And just to prove that she is a tiger for punishment, she has recently completed a PhD at the University of Otago looking at the communication of science through crime fiction – the perfect subject for a science loving crime writer. She has an undergraduate degree in Pharmacy and enjoyed a career as a community pharmacist and palliative care pharmacist before concentrating on her writing career.

Vanda has been involved with the New Zealand Society of Authors for many years, having been chair of the Otago Southland Branch. She is currently the Otago Southland regional delegate on the NZSA Board. Vanda was also the Chair of Copyright Licensing New Zealand.

When she isn’t writing, Vanda can be found digging around in her garden in Dunedin, or on the business end of a fencing foil. She has fenced since high school and still competes in national and international competitions. As well as competing she coaches, and because she likes to get involved, boots and all, is the president of Fencing South and on the board of Fencing New Zealand.

Vanda is a founding member of the Dunedin Crime Writers Association, whose raison d’etre is for its members to drink beer or wine and talk crime writing at their favourite pub.

Connect with Vanda:


Facebook: Vanda Simon

Twitter: @vandasymon

Instagram: @vandasymon

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Blood Ribbon by Roger Bray #BookReview #BlogTour (@rogerbray22) @annecater #RandomThingsTours #BloodRibbon

Blood Ribbon Cover

“When Brooke Adams is found battered, bleeding, and barely conscious, the police are at a loss as to who her attacker is or why she was targeted. Then, PI Rod Morgan turns up convinced that Brooke’s attack is the latest in a string of unsolved disappearances dating back thirty-five years. The police, however, aren’t convinced, leaving Brooke and Rod to investigate the cases themselves. As secrets from the past start unravelling it becomes a maze, deeper, darker, and far more sinister than either of them could have imagined. Will they find Brooke’s attacker before he strikes again, or will that one secret stay buried forever?”

Happy to be taking my turn on the tour today for Blood Ribbon by Roger Bray. My thanks to Anne Cater at Random Things Tours for my invitation and to the author for my copy of the book which I have reviewed honestly and impartially.

Can I just say how much I love the cover of this book? It is really striking and brilliantly encapsulates the story. So clever, might be one of my favourites for this genre.

This is a really solid thriller that has a gripping and disturbing premise at its heart that I won’t say too much about as it’s not hinted at in the blurb and I don’t want to give anything away, but it has a historical and psychological basis that is revealed throughout the book in a way that will keep you turning the pages until the very end.

The main character is Brooke, a young student who survives an attack on her which looks like it may be the latest in a string of historical crimes in the same area. Brooke is a very strong and determined person and, when the police don’t seem to be getting anywhere in investigating her crime due to lack of evidence, she teams up with a retired detective and PI with a theory about the crime, to try and track down her attacker herself. Whether or not this is a wise decision, you will have to read the book to find out.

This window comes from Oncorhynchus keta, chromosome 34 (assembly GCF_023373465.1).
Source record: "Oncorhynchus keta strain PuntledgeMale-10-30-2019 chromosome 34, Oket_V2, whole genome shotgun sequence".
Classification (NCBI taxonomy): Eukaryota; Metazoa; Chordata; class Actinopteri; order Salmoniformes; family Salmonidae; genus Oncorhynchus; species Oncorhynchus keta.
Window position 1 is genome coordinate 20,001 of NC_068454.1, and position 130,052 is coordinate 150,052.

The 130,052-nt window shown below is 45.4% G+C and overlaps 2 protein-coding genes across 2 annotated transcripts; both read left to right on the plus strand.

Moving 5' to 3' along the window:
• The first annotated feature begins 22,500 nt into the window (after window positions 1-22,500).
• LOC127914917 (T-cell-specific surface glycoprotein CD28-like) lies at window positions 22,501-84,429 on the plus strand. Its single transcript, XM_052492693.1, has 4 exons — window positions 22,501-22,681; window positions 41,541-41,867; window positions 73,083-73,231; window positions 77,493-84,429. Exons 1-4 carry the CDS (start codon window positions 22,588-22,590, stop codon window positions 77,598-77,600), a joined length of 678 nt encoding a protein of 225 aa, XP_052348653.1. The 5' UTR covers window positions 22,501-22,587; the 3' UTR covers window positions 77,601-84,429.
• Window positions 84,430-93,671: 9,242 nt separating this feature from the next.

The book is set on the coast of Oregon, which was great as I love any book set in the USA, especially those areas which are away from the normal settings we would visit as international tourists. The author does a good job of bringing the setting to life, and making it important to the plot. I would have liked even more description of the area, but I think that’s probably a personal preference because I can’t get enough of getting lost in the scenery of America, there will probably be the perfect amount for most readers who want to be able to imagine the place where the action is taking place in their mind’s eye but not be bogged down by description.

One of the major strengths of this book is the relationships the author creates between Brooke and her friends. Brooke has an unusual family situation, and the important relationships in this book are unconventional but no less meaningful for that, per haps more so even. Her history and the way her close relationships have been built makes those relationships, and the threat to them by the antagonist in the book, even more poignant and important to the reader when creating peril. It is extremely well crafted and, for me, is what really carried the book and made me so invested in it that I had to race to the end. The author also is not afraid to make some hard choices about who to imperil, which I admire and makes a huge difference in these sort of books and to your heart rate when you are reading as you realise, no one is safe.

If I had to point out a tiny negative, there were some points near the beginning where there was a little too much exposition that could have lost me if the author had not set up the character of Brooke so strongly from the start so that I was already invested in discovering her story. However, this was a flaw only noticeable in some very early chapters of the book and seemed to abate very quickly and did not appear later on and it was a very tiny issue that could easily be overcome by a further edit. It did not detract from my enjoyment of this book at all.